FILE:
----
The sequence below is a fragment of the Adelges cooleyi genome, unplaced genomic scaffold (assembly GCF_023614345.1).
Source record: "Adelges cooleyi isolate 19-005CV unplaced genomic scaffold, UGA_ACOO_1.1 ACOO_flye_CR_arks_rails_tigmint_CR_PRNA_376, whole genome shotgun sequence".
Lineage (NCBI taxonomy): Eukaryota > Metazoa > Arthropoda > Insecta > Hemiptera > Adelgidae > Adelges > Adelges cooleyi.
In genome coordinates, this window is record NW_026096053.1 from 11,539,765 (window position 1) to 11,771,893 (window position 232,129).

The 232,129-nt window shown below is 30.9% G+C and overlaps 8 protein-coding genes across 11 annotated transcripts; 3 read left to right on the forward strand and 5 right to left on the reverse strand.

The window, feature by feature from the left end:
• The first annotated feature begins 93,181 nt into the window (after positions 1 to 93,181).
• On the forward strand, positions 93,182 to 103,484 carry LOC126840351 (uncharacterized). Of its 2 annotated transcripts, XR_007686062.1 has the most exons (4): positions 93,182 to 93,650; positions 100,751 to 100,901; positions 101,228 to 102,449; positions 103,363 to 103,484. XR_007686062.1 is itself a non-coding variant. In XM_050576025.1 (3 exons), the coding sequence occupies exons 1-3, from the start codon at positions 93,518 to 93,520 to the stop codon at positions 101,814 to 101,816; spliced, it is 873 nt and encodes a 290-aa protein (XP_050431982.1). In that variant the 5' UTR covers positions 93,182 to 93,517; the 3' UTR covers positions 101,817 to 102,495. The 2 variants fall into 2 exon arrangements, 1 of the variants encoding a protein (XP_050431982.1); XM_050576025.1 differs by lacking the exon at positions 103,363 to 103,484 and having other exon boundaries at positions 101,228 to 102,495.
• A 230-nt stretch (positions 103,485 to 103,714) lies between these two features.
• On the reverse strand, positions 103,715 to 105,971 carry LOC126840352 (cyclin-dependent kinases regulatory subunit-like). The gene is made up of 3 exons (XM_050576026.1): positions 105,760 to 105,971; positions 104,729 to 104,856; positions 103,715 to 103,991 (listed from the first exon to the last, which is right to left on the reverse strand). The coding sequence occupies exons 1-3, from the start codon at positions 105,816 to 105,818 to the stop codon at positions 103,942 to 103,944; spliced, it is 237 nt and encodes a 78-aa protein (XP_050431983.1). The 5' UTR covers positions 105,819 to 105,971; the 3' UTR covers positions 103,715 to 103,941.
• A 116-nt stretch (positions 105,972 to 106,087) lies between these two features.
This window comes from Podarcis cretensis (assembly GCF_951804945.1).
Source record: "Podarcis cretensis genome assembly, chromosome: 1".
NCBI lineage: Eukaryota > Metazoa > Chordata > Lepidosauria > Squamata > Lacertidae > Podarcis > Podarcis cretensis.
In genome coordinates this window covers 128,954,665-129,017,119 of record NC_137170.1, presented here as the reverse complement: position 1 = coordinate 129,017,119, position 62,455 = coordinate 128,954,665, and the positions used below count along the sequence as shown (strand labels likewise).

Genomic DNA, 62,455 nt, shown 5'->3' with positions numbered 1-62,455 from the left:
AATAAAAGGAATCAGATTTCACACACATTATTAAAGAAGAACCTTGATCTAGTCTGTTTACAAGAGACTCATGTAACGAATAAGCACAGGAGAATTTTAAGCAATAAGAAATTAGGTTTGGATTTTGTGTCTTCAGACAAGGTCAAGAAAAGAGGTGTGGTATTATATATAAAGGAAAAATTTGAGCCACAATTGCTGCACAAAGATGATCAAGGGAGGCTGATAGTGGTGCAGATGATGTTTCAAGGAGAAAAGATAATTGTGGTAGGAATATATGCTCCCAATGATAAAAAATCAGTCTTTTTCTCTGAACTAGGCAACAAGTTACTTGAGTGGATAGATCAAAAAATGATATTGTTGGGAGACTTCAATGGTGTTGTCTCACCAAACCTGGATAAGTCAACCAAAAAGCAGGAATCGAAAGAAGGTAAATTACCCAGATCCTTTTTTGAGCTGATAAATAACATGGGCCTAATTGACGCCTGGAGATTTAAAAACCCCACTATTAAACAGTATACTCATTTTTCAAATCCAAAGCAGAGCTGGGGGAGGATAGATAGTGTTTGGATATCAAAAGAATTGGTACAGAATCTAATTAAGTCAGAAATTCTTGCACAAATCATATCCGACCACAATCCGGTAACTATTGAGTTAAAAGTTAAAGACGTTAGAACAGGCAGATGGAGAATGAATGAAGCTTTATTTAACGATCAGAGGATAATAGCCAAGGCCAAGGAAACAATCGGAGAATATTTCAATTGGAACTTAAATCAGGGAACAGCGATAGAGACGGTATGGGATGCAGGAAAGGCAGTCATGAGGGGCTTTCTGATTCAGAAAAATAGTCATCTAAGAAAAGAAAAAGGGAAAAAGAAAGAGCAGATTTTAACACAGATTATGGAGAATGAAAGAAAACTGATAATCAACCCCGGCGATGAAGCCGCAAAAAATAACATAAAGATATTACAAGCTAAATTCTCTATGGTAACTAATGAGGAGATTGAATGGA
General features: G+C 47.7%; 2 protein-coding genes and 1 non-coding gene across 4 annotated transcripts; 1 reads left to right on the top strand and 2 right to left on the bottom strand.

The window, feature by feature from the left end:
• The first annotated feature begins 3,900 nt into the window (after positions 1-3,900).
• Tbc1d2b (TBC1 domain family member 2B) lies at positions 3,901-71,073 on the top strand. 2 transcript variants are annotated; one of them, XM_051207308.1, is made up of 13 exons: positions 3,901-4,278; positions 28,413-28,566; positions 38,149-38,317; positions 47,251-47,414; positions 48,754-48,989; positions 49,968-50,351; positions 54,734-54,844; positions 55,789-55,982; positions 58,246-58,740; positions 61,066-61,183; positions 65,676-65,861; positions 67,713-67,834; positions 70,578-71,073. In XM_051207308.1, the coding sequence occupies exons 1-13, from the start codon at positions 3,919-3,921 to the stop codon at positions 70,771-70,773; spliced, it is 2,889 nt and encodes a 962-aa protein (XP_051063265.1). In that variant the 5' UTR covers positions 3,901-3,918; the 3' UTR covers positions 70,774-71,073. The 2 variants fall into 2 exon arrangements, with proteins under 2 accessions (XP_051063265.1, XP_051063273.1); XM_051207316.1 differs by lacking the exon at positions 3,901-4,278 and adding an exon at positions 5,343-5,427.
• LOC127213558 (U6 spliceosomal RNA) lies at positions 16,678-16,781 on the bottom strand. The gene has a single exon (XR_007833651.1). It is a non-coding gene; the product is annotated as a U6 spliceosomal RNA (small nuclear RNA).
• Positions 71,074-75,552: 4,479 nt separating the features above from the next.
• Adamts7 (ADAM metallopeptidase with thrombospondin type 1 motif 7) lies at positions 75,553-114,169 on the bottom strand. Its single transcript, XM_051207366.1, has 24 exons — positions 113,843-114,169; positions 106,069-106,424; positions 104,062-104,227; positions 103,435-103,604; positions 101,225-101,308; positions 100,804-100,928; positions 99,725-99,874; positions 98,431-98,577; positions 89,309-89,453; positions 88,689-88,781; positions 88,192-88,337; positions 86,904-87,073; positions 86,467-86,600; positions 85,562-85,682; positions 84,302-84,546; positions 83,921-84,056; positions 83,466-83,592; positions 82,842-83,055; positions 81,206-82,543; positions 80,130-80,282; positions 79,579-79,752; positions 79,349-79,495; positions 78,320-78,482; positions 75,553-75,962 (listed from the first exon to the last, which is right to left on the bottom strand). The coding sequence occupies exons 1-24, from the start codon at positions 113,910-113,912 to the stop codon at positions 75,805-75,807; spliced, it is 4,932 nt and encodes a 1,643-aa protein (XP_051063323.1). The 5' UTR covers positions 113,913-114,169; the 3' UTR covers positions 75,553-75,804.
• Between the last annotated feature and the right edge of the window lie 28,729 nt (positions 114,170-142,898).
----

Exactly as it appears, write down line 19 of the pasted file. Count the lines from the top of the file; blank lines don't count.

The window, feature by feature from the left end: